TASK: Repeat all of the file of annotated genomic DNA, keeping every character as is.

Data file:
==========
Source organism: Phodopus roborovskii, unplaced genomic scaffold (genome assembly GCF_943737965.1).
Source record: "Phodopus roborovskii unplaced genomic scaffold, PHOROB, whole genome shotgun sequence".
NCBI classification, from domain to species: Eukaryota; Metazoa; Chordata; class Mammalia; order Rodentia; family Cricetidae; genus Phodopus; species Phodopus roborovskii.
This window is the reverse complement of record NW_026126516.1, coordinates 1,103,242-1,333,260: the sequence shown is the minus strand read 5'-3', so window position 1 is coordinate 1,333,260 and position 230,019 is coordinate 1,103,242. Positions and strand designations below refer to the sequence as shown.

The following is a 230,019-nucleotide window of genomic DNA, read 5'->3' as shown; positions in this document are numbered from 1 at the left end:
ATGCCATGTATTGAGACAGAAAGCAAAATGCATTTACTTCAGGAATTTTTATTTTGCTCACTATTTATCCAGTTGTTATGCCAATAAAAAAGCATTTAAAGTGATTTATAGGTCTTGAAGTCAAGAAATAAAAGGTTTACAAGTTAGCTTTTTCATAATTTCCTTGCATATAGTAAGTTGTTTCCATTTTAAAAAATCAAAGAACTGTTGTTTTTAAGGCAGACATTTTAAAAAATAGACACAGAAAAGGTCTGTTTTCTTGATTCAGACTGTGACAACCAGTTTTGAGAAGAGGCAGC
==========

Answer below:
Source organism: Phodopus roborovskii, unplaced genomic scaffold (genome assembly GCF_943737965.1).
Source record: "Phodopus roborovskii unplaced genomic scaffold, PHOROB, whole genome shotgun sequence".
NCBI classification, from domain to species: Eukaryota; Metazoa; Chordata; class Mammalia; order Rodentia; family Cricetidae; genus Phodopus; species Phodopus roborovskii.
This window is the reverse complement of record NW_026126516.1, coordinates 1,103,242-1,333,260: the sequence shown is the minus strand read 5'-3', so window position 1 is coordinate 1,333,260 and position 230,019 is coordinate 1,103,242. Positions and strand designations below refer to the sequence as shown.

The following is a 230,019-nucleotide window of genomic DNA, read 5'->3' as shown; positions in this document are numbered from 1 at the left end:
ATGCCATGTATTGAGACAGAAAGCAAAATGCATTTACTTCAGGAATTTTTATTTTGCTCACTATTTATCCAGTTGTTATGCCAATAAAAAAGCATTTAAAGTGATTTATAGGTCTTGAAGTCAAGAAATAAAAGGTTTACAAGTTAGCTTTTTCATAATTTCCTTGCATATAGTAAGTTGTTTCCATTTTAAAAAATCAAAGAACTGTTGTTTTTAAGGCAGACATTTTAAAAAATAGACACAGAAAAGGTCTGTTTTCTTGATTCAGACTGTGACAACCAGTTTTGAGAAGAGGCAGC